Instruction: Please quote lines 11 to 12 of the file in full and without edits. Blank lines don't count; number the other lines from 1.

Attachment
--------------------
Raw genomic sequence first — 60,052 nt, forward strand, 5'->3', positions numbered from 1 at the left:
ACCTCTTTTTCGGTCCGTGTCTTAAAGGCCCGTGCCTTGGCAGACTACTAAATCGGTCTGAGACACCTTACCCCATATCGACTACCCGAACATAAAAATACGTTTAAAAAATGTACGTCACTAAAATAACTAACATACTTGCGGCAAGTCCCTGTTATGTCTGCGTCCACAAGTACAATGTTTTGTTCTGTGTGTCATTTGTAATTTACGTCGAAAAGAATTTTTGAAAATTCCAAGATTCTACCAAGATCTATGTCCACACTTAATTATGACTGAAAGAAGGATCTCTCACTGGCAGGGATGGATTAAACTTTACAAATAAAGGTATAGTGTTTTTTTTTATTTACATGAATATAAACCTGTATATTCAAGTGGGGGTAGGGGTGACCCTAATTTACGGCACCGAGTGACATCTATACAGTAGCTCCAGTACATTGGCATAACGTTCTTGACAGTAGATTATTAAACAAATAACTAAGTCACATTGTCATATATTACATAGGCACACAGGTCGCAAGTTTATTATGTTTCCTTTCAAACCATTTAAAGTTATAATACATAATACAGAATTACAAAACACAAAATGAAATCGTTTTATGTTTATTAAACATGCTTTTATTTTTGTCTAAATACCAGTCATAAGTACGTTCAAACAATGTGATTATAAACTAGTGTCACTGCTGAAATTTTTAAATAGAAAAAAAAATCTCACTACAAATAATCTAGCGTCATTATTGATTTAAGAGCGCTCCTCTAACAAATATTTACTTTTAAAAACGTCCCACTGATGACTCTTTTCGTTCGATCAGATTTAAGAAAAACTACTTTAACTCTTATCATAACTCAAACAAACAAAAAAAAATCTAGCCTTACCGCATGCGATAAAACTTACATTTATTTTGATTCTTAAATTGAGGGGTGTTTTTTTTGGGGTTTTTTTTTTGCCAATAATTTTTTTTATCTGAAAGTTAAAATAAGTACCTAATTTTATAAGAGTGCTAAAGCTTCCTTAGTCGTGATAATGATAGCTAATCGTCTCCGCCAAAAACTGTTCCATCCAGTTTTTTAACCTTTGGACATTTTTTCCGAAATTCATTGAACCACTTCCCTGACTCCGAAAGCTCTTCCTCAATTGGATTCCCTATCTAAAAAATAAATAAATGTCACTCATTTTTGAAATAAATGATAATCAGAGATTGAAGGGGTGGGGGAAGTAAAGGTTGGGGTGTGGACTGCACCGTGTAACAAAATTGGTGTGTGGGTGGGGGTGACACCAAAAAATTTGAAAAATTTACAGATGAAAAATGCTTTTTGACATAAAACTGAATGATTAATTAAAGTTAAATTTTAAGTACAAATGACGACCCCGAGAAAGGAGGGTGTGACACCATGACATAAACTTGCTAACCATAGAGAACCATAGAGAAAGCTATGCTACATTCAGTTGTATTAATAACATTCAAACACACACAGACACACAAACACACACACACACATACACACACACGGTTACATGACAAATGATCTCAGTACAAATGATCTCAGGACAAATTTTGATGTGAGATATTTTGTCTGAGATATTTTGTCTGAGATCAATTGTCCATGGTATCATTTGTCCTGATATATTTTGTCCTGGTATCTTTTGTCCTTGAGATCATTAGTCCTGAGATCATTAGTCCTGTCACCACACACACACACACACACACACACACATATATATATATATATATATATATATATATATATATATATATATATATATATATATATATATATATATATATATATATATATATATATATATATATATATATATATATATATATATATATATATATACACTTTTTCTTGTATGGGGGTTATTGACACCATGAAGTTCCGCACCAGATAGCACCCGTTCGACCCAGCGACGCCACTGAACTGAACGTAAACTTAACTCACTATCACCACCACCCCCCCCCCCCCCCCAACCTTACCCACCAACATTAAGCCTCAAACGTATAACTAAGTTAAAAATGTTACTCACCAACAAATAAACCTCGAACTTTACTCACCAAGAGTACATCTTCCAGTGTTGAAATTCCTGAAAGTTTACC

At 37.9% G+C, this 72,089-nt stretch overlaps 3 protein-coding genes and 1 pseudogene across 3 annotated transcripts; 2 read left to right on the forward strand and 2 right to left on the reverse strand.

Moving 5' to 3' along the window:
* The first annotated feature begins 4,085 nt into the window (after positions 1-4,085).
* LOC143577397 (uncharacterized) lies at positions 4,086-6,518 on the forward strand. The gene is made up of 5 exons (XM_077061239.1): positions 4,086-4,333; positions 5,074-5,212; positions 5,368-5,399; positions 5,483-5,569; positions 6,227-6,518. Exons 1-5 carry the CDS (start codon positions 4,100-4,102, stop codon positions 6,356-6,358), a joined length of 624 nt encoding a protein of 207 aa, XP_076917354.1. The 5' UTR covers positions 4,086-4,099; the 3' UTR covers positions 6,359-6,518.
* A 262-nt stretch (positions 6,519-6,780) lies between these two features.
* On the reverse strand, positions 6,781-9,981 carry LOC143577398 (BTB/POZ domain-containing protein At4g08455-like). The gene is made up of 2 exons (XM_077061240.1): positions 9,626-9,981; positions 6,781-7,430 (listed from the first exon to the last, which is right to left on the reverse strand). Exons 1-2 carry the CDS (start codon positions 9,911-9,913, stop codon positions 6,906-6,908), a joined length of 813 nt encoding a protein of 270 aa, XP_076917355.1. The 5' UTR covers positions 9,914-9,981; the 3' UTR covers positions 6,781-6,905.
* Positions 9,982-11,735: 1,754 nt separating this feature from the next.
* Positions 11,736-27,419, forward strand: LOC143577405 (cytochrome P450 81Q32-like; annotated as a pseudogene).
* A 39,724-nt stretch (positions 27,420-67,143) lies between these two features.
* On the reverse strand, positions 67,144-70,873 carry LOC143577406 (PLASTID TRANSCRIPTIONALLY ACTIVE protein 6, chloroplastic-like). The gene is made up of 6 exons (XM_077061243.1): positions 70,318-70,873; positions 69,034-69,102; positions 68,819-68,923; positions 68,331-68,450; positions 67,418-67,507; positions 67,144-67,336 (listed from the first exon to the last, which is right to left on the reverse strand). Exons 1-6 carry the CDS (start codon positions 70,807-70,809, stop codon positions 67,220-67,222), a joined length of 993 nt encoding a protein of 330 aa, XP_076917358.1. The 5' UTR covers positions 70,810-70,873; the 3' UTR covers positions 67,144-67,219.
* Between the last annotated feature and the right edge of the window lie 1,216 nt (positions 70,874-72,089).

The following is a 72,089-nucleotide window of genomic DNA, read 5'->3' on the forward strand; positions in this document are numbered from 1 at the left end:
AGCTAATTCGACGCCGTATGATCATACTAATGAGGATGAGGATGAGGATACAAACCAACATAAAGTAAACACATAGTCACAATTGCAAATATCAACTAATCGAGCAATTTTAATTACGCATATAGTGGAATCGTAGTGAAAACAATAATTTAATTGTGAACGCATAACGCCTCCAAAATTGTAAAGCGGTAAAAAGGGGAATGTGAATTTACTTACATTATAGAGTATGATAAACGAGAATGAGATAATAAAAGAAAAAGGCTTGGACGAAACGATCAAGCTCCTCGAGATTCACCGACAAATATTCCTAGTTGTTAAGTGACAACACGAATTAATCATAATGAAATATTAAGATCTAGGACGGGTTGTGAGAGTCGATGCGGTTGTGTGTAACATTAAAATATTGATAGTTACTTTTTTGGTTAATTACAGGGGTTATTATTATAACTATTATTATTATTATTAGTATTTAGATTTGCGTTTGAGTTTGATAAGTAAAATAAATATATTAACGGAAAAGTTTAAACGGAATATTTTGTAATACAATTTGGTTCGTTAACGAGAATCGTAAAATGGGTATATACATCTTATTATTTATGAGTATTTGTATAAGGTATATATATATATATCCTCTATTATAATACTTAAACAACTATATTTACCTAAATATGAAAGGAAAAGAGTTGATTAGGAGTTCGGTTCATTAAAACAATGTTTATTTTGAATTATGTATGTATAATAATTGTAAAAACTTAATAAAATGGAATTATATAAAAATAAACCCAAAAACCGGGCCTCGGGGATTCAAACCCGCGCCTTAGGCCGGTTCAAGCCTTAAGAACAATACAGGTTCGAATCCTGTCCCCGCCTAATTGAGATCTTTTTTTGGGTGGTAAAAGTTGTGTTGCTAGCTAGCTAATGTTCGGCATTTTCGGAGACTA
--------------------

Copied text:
* A 39,724-nt stretch (positions 27,420-67,143) lies between these two features.
* On the reverse strand, positions 67,144-70,873 carry LOC143577406 (PLASTID TRANSCRIPTIONALLY ACTIVE protein 6, chloroplastic-like). The gene is made up of 6 exons (XM_077061243.1): positions 70,318-70,873; positions 69,034-69,102; positions 68,819-68,923; positions 68,331-68,450; positions 67,418-67,507; positions 67,144-67,336 (listed from the first exon to the last, which is right to left on the reverse strand). Exons 1-6 carry the CDS (start codon positions 70,807-70,809, stop codon positions 67,220-67,222), a joined length of 993 nt encoding a protein of 330 aa, XP_076917358.1. The 5' UTR covers positions 70,810-70,873; the 3' UTR covers positions 67,144-67,219.